Q: What are your best tips for visiting the farm?
- During the Blueberry season, we are open rain or shine on posted days (some seasons Fri-Sun, some seasons Sat & Sun only, other seasons every day of the season, this, depending on the crop and staffing availability), all while the Blueberries last. Of course, if we are experiencing severe weather, we may have to close early. So, it’s best to call. Sometimes the roads flood, and we all want to be able to get out safely.
- If you use Google or GPS to get directions to our Blueberry farm, be sure to enter Moorhead Rd and not Moorehead Rd.
- If you are coming to the farm from I-45, please note that the exit is now 79A.
- Remember, we accept cash or checks (only good ones). Sorry, but we do not accept credit or debit cards.
- If ever we direct you to pick Blueberries in our field that is too far for you to walk, please tell us. We have closer areas saved for that purpose.
- The speed limit in the Bennette Estates subdivision is 30 mph.
Q. When can we come to Moorhead’s Blueberry Farm and pick blueberries?
A. Normally, we are open from the last weekend in May, through the middle of July. This of course is influenced by seasonal weather changes. We recommend that you call us to get the conditions of the field before you decide to visit our farm.
Q. When the season begins, what days and hours are you open?
A. Historically, we’ve been open 7 days a week from 7am until 9 pm during the season; however, for some seasons, we only open on the weekends (always check the Facebook feed and the main page of this site for current days & hours of operation). The farm is OPEN INDEPENDENCE DAY (4th of July) if the season lasts that long.
Q. Is there a entrance fee, or bucket fee to pick Blueberries at your farm?
A. No, unlike other farms we do not charge for anything except the berries you checkout with. We even let you sample as you eat.
Q. When we decide to visit your farm, what time of the day should we come?
A. To avoid the heat, we recommend that you try to come as early as possible or come late in the evening, such as 7pm.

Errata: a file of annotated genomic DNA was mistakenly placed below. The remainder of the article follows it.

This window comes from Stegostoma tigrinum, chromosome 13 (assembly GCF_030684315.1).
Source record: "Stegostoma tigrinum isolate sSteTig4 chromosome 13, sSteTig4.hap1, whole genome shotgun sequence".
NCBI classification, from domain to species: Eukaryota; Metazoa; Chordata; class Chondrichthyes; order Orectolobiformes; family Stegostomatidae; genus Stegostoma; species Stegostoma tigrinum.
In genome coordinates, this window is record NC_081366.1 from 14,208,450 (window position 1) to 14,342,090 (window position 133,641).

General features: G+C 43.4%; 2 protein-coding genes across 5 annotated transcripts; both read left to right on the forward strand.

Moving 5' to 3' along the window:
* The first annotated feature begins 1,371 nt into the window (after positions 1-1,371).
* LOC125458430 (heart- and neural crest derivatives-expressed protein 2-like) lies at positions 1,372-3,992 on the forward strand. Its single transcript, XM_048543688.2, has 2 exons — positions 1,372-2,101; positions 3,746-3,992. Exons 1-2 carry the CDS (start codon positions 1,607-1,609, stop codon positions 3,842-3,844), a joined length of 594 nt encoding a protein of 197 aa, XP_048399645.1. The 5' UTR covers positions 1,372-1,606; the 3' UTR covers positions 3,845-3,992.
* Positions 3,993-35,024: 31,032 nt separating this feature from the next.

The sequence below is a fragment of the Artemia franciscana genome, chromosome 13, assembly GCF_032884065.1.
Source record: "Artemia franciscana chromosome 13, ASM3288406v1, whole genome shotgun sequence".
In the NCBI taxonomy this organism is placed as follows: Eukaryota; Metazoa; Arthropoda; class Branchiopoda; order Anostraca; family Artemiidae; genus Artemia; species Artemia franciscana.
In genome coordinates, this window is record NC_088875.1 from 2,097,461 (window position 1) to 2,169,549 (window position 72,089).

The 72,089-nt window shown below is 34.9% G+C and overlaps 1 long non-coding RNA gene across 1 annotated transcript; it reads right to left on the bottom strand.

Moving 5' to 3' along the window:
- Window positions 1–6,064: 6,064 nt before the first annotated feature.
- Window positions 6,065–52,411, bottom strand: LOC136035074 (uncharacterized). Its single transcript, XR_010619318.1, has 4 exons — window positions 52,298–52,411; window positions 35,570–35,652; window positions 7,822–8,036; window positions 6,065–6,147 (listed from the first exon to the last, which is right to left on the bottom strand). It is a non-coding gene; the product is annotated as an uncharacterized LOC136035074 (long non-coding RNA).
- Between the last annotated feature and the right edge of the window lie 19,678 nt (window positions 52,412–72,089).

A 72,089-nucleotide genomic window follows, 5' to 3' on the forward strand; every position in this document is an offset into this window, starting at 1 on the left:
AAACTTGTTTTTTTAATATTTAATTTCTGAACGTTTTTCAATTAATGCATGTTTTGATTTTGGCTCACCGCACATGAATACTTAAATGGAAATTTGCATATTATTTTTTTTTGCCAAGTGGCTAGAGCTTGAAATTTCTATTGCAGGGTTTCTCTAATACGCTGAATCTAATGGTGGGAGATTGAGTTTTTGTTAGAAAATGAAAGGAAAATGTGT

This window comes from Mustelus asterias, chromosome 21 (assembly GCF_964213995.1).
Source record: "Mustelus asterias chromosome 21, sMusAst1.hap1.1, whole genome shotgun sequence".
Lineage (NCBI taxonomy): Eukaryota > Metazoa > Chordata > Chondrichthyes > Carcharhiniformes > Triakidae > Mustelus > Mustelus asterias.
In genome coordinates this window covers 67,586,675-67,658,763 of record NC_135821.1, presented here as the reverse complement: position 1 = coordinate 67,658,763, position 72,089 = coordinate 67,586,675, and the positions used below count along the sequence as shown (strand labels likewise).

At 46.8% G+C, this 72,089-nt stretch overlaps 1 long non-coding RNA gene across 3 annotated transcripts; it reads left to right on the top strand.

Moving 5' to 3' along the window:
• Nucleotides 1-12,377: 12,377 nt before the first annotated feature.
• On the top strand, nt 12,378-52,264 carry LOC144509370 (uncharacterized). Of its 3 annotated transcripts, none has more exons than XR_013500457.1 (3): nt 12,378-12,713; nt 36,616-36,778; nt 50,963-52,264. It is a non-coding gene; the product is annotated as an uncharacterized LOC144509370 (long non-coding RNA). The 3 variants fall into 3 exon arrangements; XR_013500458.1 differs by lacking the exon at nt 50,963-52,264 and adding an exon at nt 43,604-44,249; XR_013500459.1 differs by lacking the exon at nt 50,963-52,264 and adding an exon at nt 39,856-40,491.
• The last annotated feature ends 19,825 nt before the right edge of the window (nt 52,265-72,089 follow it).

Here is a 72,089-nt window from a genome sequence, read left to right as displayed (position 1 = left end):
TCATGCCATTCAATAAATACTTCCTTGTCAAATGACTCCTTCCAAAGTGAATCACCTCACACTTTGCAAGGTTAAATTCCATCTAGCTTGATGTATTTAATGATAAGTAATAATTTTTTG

Q. What should we wear?
A. Blueberry bushes do not have thorns, so we recommend that you wear light color, cool wearing clothes, comfortable shoes, and a hat.
Q. What should we bring to pick your blueberries?
A. We provide the buckets to carry your blueberries while you pick and the bags to carry them home.
Q. What type of payments do you accept for your blueberries?
A. We accept cash or a good check. No credit/bank cards.
Q. What kind of facilities do you provide?
A. We have restrooms, a pick-nick area with tables, soft drinks and water for sale.
Q. How large is your blueberry farm?
A. Moorhead’s Blueberry Farm is 20 acres with over 20 different varieties of blueberries.
Q. How long have you been in business?
A. Moorhead’s Blueberry Farm is the first commercially operated blueberry farm in the state of Texas. We have been in business since the mid 1970’s.
Q. When during the season is the best time to come pick blueberries at your farm?
A. Because we have over 20 different varieties, some varieties ripen the first of June, others ripen the middle of June and still others ripen the first of July. So we recommend that you make several trips throughout the season to sample all 20 varieties.
Q. What are the names of some your variety of blueberries?
A. Primarily, our farm contains the following varieties: Tifblue, Premier, Brightwell, Climax, Garden Blue, Becky Blue, Alice Blue and Sharp Blue.
Q. Do you use any pesticides on your blueberries?